The recent arrest of a “ring” of Russian spies in the US brings back memories of the Cold War–well, for those of us who were alive and aware at the time. Readers of this blog know that I have a lifelong interest in Russia that ended up with some interesting business and other types of contacts (probably the most interesting is this one.)
On one of my visits there, I got into a discussion of Cold War related matters, including their extensive intelligence gathering. It was extensive, all right, but our discussion was after the Soviet Union had come apart, and my Russian contact’s observation about all of his country’s espionage efforts was wistful: “It didn’t do us much good.”
When you have an opponent, it’s always good to have advance knowledge of their secrets; it can save lives and a great deal of effort and resources on your part. So the Soviets pursued extensive intelligence gathering. In many cases they were able to acquire technology and other valuable information, but in the end, as my friend observed, it did not prevent his country’s break-up. And breaking up, as we all know, is hard to do.
In hindsight, it’s easy to see why this took place. The Soviet Union, at points the greatest military power on the planet, lacked the economic strength to support itself. In simple terms the weak economy gave out before the strong military could come through with a victory (a task complicated by the high price of nuclear war.) Although we look like we are a long way from the same state, the fact is that it is possible for us, though irresponsible fiscal policy and growing state socialism, end up in a similar rut. Their past may well become our future.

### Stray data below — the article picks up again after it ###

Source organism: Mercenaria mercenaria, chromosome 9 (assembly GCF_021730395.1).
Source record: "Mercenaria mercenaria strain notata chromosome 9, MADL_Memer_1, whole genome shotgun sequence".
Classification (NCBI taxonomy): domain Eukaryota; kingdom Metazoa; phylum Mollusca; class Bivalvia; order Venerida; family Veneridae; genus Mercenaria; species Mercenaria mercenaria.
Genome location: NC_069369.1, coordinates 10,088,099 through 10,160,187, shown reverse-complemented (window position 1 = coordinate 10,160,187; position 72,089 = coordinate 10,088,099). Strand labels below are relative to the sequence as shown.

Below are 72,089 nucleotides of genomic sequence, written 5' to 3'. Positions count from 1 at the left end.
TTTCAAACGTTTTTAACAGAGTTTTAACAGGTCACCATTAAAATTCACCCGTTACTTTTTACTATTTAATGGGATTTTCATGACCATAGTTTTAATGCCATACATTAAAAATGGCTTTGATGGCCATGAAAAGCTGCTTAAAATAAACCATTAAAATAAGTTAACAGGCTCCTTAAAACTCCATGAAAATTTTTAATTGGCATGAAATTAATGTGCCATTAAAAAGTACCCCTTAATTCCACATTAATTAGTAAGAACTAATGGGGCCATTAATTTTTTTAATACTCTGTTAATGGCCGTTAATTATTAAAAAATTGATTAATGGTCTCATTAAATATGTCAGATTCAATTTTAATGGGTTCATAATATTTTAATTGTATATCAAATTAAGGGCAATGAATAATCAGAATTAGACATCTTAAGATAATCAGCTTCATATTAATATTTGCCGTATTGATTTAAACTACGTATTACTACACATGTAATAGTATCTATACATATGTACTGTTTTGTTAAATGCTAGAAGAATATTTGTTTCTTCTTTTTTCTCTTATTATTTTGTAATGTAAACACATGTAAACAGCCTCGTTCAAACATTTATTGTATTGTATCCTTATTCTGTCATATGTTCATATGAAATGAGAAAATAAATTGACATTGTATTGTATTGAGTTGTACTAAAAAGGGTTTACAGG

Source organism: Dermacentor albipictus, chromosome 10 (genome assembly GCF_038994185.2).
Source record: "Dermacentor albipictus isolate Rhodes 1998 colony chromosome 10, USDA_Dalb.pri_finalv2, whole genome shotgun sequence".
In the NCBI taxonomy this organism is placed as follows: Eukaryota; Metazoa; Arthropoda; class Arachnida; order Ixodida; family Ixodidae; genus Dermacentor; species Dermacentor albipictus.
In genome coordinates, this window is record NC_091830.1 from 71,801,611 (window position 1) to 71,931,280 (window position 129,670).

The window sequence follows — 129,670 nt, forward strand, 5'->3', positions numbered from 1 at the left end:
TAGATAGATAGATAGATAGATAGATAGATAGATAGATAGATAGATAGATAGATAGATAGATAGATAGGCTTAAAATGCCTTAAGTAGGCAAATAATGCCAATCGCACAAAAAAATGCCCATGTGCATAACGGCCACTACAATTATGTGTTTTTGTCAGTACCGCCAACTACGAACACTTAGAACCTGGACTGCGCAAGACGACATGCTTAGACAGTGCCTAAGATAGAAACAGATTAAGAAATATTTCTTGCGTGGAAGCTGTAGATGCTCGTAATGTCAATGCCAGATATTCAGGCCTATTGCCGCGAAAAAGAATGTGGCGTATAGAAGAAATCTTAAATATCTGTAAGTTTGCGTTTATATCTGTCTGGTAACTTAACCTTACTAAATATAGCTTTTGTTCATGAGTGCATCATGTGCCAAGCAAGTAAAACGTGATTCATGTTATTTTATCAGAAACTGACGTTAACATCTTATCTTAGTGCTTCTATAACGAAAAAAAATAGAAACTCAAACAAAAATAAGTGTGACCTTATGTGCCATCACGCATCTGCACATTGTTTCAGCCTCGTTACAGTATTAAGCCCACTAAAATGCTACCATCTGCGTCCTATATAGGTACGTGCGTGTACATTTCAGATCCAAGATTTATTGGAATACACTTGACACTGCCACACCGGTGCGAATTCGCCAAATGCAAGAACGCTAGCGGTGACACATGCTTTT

But that obscures another question: did the intelligence they gathered really come from “secret” or “top secret” sources? Or could it be had from public sources processed with basic wisdom and understanding of the other side? That’s a question that both sides should have given more thought to. It’s one that Derek Leebaert asks about our own CIA in his book The Fifty Year Wound: was much of what they gathered through all of the methods of spy-craft simply “out there” for the taking and proper analysis? He offers some examples of that taking place in the Cold War, and there’s no doubt it’s taken place afterwards. And our lack of understanding of the nature of our Islamicist opponent has bedevilled our efforts in that sphere, too. (It works both ways: Osama bin Laden doubtless anticipated domestic power challengers would begin an assault on the US government after 9/11, but instead he got his own lair invaded.)
It’s always important to have secrets in both the political and corporate worlds, and it’s obviously good to find out what your opponents/competitors are doing. But the benefits of espionage are frequently overrated. If you waste resources gathering secrets that you could find with simpler ways, if you misinterpret the information you have, or if your serious weaknesses catch up with you more quickly than you anticipated, it’s obvious you should have directed your main efforts at something more worthwhile.